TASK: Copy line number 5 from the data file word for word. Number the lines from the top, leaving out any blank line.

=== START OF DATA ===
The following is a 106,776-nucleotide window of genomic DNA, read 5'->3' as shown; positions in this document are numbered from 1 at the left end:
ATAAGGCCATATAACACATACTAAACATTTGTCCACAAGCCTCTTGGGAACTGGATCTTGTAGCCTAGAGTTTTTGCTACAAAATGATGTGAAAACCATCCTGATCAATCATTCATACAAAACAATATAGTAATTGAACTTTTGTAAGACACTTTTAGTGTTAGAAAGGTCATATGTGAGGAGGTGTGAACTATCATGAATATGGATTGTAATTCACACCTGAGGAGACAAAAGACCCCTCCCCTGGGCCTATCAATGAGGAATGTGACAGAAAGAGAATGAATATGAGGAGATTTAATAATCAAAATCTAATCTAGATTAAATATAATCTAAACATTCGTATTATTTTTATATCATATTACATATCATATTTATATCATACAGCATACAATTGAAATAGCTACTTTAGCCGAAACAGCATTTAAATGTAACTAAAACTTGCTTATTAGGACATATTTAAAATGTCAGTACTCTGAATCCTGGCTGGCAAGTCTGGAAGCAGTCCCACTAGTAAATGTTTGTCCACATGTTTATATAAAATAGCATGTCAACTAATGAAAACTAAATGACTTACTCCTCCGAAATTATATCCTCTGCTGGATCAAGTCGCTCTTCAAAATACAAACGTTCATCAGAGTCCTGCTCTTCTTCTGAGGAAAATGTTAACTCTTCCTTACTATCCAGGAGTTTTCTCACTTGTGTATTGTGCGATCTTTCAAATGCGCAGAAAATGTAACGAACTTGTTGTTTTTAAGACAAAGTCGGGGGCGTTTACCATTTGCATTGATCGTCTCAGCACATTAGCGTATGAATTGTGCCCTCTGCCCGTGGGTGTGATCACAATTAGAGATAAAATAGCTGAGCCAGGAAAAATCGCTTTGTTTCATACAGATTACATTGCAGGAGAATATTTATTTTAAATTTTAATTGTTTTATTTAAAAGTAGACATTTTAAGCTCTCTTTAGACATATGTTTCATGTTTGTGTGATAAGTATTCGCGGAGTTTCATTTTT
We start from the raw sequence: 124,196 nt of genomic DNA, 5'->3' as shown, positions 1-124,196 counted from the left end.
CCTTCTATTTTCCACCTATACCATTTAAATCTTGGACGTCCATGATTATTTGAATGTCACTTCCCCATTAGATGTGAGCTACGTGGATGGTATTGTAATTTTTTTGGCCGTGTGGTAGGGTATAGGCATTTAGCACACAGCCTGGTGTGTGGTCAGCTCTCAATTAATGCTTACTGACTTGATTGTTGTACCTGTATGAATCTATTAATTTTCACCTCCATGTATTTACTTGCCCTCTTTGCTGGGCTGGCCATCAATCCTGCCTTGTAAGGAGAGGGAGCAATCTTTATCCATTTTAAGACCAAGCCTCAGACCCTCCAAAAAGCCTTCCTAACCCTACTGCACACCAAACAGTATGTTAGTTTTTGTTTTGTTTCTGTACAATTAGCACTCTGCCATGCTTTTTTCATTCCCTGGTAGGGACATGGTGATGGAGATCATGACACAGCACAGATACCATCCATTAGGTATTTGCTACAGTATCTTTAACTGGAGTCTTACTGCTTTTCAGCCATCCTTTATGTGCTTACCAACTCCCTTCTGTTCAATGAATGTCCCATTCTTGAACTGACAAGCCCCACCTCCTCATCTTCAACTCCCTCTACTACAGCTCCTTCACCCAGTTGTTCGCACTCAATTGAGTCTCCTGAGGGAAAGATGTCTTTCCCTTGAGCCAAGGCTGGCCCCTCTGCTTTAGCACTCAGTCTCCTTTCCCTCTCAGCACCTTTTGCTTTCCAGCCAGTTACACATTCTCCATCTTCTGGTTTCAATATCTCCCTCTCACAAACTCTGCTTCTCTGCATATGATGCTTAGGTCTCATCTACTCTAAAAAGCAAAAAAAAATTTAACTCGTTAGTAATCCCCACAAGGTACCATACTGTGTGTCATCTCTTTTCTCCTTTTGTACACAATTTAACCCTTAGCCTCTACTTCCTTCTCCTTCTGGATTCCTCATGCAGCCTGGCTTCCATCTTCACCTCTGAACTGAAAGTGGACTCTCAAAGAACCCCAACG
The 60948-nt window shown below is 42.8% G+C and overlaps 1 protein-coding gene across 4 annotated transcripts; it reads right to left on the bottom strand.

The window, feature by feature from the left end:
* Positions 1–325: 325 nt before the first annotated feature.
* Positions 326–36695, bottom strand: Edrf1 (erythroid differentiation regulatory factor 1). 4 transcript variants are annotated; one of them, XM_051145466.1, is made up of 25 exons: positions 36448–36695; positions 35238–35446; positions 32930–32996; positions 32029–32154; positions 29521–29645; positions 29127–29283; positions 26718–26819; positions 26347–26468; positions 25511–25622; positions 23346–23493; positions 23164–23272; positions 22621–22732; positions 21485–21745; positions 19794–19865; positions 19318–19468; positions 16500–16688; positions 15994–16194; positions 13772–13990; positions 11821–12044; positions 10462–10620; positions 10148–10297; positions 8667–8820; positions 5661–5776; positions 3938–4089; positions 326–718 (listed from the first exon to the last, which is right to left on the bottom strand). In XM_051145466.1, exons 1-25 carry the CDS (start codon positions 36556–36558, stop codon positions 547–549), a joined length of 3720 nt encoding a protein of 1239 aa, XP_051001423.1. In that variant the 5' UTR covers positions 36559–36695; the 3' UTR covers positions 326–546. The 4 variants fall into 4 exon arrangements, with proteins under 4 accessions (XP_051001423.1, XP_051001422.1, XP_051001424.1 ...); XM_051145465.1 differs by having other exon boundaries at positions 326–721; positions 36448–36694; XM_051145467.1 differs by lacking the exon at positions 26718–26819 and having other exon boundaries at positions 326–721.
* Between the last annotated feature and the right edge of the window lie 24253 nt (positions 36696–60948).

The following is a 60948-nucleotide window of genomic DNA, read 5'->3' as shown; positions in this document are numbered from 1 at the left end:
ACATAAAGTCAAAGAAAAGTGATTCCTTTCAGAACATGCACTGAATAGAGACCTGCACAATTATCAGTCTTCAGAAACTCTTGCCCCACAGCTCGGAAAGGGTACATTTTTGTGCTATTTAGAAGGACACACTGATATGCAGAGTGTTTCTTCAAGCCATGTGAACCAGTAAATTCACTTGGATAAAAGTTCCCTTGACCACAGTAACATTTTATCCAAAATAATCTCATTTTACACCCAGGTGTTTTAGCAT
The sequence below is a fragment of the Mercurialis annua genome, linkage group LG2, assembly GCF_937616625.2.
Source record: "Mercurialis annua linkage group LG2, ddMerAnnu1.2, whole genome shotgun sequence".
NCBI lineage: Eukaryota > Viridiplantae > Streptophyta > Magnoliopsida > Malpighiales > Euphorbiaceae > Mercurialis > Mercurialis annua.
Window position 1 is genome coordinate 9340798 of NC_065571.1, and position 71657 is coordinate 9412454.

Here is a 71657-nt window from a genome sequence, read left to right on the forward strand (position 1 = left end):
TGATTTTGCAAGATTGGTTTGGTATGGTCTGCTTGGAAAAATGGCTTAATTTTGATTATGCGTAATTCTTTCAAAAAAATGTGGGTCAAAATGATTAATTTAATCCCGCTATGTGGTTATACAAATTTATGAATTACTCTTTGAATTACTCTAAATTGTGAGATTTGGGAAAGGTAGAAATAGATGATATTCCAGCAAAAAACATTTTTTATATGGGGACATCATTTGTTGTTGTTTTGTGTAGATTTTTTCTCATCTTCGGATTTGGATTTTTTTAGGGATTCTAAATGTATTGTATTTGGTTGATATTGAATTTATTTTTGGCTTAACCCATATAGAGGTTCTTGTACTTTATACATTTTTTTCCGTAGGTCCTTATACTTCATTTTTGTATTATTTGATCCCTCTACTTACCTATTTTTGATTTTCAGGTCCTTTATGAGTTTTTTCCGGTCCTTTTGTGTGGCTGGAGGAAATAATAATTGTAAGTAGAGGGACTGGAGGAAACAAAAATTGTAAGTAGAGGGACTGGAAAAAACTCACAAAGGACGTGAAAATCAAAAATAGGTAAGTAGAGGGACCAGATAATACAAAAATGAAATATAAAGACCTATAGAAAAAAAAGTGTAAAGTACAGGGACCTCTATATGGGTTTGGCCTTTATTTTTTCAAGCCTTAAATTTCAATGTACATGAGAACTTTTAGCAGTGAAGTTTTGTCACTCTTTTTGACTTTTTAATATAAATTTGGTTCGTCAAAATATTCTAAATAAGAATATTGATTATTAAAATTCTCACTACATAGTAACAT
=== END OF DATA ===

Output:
The 60948-nt window shown below is 42.8% G+C and overlaps 1 protein-coding gene across 4 annotated transcripts; it reads right to left on the bottom strand.